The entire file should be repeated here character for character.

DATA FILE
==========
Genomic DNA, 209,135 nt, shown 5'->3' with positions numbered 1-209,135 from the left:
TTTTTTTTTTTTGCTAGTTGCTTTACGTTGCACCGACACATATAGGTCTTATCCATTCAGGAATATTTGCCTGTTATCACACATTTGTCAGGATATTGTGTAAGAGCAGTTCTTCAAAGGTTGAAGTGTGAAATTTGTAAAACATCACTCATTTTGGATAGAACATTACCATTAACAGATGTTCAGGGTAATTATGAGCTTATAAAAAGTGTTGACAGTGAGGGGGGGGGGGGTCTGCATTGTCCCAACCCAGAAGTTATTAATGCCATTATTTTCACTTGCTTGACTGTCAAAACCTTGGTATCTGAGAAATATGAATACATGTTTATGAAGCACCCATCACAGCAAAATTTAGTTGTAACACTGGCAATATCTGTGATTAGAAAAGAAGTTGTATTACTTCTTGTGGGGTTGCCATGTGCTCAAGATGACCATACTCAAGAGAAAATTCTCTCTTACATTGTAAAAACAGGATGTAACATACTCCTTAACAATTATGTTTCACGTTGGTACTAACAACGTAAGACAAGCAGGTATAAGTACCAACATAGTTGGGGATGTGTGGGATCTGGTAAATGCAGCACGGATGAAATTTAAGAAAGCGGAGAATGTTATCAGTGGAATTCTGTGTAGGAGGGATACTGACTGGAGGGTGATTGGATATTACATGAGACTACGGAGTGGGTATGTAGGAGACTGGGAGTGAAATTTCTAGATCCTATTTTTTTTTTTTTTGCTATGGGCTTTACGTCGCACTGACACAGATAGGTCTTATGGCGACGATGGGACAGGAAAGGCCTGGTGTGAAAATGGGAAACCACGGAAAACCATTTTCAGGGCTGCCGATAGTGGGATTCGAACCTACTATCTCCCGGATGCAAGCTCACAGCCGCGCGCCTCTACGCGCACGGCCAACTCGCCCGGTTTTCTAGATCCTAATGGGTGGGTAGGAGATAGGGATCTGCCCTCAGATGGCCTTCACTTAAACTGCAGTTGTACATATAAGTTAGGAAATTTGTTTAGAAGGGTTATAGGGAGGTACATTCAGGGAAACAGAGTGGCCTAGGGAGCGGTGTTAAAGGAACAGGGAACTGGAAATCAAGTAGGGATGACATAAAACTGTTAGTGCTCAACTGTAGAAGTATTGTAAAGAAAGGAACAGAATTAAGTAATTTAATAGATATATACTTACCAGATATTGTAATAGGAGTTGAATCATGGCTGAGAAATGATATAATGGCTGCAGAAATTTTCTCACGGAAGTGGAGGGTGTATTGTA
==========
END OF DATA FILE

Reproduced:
Genomic DNA, 209,135 nt, shown 5'->3' with positions numbered 1-209,135 from the left:
TTTTTTTTTTTTGCTAGTTGCTTTACGTTGCACCGACACATATAGGTCTTATCCATTCAGGAATATTTGCCTGTTATCACACATTTGTCAGGATATTGTGTAAGAGCAGTTCTTCAAAGGTTGAAGTGTGAAATTTGTAAAACATCACTCATTTTGGATAGAACATTACCATTAACAGATGTTCAGGGTAATTATGAGCTTATAAAAAGTGTTGACAGTGAGGGGGGGGGGGGTCTGCATTGTCCCAACCCAGAAGTTATTAATGCCATTATTTTCACTTGCTTGACTGTCAAAACCTTGGTATCTGAGAAATATGAATACATGTTTATGAAGCACCCATCACAGCAAAATTTAGTTGTAACACTGGCAATATCTGTGATTAGAAAAGAAGTTGTATTACTTCTTGTGGGGTTGCCATGTGCTCAAGATGACCATACTCAAGAGAAAATTCTCTCTTACATTGTAAAAACAGGATGTAACATACTCCTTAACAATTATGTTTCACGTTGGTACTAACAACGTAAGACAAGCAGGTATAAGTACCAACATAGTTGGGGATGTGTGGGATCTGGTAAATGCAGCACGGATGAAATTTAAGAAAGCGGAGAATGTTATCAGTGGAATTCTGTGTAGGAGGGATACTGACTGGAGGGTGATTGGATATTACATGAGACTACGGAGTGGGTATGTAGGAGACTGGGAGTGAAATTTCTAGATCCTATTTTTTTTTTTTTTGCTATGGGCTTTACGTCGCACTGACACAGATAGGTCTTATGGCGACGATGGGACAGGAAAGGCCTGGTGTGAAAATGGGAAACCACGGAAAACCATTTTCAGGGCTGCCGATAGTGGGATTCGAACCTACTATCTCCCGGATGCAAGCTCACAGCCGCGCGCCTCTACGCGCACGGCCAACTCGCCCGGTTTTCTAGATCCTAATGGGTGGGTAGGAGATAGGGATCTGCCCTCAGATGGCCTTCACTTAAACTGCAGTTGTACATATAAGTTAGGAAATTTGTTTAGAAGGGTTATAGGGAGGTACATTCAGGGAAACAGAGTGGCCTAGGGAGCGGTGTTAAAGGAACAGGGAACTGGAAATCAAGTAGGGATGACATAAAACTGTTAGTGCTCAACTGTAGAAGTATTGTAAAGAAAGGAACAGAATTAAGTAATTTAATAGATATATACTTACCAGATATTGTAATAGGAGTTGAATCATGGCTGAGAAATGATATAATGGCTGCAGAAATTTTCTCACGGAAGTGGAGGGTGTATTGTA